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Headstone of Charles Henderson, USCT


African American History
in South Central
the 19th Century

Midland Cemetery~ 
Burial of impoverished vets 

Midland Cemetery was recently rescued from neglect by local historian Barbara B. Barksdale, who began the Friends of Midland organization.  That organization is the best source of information on the cemetery.  They can be contacted at the following address:
Friends of Midland, P. O. Box 7442, Steelton, Pennsylvania 17113-0442.

Grave marker of Charles Henderson, Sgt., Company G, 127th USCT.Upon the death of a veteran of the Civil War, the community would rally around the bereaved family, offering condolences, assistance and moral support.  So highly esteemed were these men, as symbols of the triumph of union and freedom, that most enjoyed a minor celebrity status in their communities.  Notice of their death was not infrequently announced by the tolling of courthouse bells, particularly as their numbers thinned with the passing of years.

Graveside ceremonies often involved an honor guard, and their burial site was often marked by an official government marker of a special design, as seen in the example at right for Charles W. Henderson.

The government-issue style marker of Charles Henderson, Company G, 127th United States Colored Infantry.  A Charles Henderson is listed in Dauphin County, in "Upper Swatara" Township, in the 1870 census.  Born in about 1841 or 1842 in Maryland, Henderson was about 22 years old when he joined the 127th USCT in 1864.  This style of marker is the original permanent marker for those who died during the Civil War, adopted in 1873 by Secretary of War William Belknap.  It replaced old frontier-style wooden headboards with rounded tops.  Called the "Civil War type," the first markers, constructed of marble, measured 4 inches thick by 10 inches wide, by 12 inches high (above ground).  This style was redesigned in 1902, to measure 4 inches thick by 12 inches wide by 39 inches high.  This style of marker was originally intended only for known war dead, but in 1879, Congress authorized their use for the unmarked graves of veterans in private cemeteries.  1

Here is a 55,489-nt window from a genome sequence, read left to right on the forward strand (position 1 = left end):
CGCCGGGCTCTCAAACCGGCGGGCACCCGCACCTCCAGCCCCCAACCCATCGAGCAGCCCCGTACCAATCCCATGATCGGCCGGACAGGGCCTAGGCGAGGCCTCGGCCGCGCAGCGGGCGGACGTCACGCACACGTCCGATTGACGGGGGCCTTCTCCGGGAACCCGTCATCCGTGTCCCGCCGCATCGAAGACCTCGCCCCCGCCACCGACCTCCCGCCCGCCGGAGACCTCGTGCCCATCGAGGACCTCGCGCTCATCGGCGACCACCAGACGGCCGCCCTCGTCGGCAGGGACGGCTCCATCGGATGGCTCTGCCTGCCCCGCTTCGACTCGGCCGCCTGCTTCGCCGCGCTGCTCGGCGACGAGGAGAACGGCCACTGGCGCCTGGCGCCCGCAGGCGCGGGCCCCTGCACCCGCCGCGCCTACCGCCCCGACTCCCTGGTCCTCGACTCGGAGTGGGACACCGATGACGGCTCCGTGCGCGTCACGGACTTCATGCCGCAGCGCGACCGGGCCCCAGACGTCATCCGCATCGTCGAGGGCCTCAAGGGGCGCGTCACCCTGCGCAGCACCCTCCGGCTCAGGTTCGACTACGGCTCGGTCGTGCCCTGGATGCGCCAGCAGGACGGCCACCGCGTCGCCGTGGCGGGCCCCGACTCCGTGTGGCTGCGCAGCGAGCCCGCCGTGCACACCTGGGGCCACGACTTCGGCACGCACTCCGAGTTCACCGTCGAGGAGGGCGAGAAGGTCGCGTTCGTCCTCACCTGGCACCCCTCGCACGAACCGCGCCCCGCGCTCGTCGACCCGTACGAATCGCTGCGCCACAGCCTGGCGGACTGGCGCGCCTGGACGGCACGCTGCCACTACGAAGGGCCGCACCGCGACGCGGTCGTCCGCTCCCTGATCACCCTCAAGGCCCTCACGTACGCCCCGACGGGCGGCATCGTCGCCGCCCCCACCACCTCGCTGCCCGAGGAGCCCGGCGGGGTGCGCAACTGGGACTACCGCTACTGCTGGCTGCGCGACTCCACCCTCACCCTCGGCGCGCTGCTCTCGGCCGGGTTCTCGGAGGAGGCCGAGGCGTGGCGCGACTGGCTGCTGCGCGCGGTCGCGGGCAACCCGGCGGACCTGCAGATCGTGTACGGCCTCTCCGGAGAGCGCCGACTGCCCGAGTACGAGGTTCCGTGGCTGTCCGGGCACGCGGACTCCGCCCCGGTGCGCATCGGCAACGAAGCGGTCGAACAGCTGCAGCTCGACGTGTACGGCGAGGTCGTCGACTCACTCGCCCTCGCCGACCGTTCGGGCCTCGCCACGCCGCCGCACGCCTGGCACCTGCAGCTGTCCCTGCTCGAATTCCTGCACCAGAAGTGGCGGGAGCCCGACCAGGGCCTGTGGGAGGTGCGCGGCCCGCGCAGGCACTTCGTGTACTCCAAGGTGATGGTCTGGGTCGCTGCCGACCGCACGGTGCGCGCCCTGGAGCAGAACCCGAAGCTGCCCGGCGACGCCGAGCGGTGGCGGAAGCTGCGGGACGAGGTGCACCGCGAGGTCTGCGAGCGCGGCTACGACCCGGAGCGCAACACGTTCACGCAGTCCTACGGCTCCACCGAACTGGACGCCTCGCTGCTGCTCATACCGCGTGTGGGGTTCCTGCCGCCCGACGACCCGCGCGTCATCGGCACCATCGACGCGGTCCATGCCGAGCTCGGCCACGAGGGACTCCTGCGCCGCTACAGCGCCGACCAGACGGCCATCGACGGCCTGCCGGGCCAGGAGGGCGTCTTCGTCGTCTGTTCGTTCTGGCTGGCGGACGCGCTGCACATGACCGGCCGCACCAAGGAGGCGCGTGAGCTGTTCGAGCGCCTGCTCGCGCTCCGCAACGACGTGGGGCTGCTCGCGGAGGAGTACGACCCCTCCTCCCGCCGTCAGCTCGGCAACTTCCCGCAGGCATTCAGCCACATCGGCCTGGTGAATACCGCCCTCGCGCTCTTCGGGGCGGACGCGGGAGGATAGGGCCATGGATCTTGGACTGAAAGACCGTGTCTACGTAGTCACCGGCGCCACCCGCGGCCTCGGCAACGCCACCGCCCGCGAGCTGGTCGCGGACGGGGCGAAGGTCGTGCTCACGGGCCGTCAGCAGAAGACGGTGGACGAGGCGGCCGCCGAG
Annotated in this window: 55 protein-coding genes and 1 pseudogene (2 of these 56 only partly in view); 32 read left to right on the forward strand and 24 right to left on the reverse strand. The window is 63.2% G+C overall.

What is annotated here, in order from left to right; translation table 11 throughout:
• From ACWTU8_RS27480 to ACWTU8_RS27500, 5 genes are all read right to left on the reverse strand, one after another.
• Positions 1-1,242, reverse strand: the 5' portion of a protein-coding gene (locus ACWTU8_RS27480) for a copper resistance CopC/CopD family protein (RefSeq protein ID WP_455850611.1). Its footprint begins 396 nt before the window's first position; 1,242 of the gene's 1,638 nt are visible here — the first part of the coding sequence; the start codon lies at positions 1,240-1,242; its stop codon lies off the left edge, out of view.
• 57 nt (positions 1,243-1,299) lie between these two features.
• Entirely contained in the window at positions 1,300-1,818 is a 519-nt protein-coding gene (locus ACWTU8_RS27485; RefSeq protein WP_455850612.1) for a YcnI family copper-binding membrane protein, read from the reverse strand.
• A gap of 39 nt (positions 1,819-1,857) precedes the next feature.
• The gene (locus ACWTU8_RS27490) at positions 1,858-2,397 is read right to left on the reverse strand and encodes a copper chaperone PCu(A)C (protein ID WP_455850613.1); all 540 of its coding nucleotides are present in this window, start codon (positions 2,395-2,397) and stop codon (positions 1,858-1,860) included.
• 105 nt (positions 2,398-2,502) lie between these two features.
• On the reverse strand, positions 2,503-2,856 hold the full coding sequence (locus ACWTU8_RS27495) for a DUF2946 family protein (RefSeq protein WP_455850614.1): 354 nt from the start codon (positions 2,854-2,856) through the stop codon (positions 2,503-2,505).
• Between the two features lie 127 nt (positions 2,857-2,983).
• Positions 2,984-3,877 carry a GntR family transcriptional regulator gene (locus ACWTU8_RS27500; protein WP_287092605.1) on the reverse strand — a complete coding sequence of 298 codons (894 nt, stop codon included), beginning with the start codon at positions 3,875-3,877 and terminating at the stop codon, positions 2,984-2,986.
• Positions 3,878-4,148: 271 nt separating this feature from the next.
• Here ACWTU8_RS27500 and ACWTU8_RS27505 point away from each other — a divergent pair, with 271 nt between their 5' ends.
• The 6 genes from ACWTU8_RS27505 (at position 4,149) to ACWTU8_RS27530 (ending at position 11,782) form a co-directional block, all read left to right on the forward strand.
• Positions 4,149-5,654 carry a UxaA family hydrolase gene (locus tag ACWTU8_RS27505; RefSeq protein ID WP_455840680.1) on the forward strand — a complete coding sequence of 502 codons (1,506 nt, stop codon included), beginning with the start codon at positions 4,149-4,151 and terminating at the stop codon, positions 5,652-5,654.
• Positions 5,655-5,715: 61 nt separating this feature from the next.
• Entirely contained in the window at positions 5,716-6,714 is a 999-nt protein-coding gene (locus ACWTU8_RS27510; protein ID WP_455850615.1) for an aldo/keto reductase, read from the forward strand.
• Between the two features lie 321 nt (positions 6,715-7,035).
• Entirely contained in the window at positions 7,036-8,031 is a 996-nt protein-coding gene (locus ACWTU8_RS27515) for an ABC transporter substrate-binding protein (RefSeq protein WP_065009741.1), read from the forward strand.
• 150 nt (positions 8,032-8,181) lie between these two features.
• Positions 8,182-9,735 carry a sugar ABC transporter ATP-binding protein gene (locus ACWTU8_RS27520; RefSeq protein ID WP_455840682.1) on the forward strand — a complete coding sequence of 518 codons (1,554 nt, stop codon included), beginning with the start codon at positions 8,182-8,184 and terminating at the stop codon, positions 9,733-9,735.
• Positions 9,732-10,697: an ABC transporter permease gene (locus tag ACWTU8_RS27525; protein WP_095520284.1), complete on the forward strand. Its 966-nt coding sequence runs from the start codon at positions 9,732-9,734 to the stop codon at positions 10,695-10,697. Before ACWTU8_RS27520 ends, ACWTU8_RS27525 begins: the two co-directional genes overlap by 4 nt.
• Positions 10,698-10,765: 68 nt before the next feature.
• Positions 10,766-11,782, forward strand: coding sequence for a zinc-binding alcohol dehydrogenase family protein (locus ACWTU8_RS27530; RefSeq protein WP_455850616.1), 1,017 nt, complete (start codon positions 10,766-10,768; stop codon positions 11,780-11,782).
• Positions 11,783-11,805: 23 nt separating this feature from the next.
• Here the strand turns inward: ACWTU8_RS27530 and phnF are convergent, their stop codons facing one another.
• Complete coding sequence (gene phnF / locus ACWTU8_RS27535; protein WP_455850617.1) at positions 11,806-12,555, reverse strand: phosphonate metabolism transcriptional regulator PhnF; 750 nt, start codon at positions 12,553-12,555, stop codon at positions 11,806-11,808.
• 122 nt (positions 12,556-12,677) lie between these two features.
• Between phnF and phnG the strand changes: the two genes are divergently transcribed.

Tombstone of Richard Johnson, Co. G., 127th USCT.

Richard Johnson, who died on July 4, 1909 at 63 years of age, also served in the 127th, Company G.  The National Park Service's Civil War Soldiers and Sailors System shows that Johnson was a private in that unit.  His stone sits near the edge of the cemetery, in front of un-cleared brush.  

Johnson died impoverished, and his remains were interred with the help of Peter Blackwell, Lloyd Polton and Charles W. Henderson, who applied to the county for a decent burial for this Civil War veteran.

►  Right:  Gravestone of Richard Johnson, c1846-1909.
▼  Below:  Official Application for Burial of Deceased Soldier form used for Richard Johnson, who died without the means for a fitting and proper burial.
▼  Click for an image of the complete form.



Official form to request burial of Richard Johnson, an impoverished Civil War veteran. Click for complete image.

Because Richard Johnson died without funds for a decent burial, and no family members were available to provide for his burial, his friends and fellow veterans took steps to see that he received a proper burial.

Federal law stipulated that each county should provide the means to bury impoverished veterans.  Steelton newspaper publisher Peter S. Blackwell and others filled out the necessary forms to ensure that Richard Johnson was given an honorable burial.  A transcription of the official form, seen at left, follows.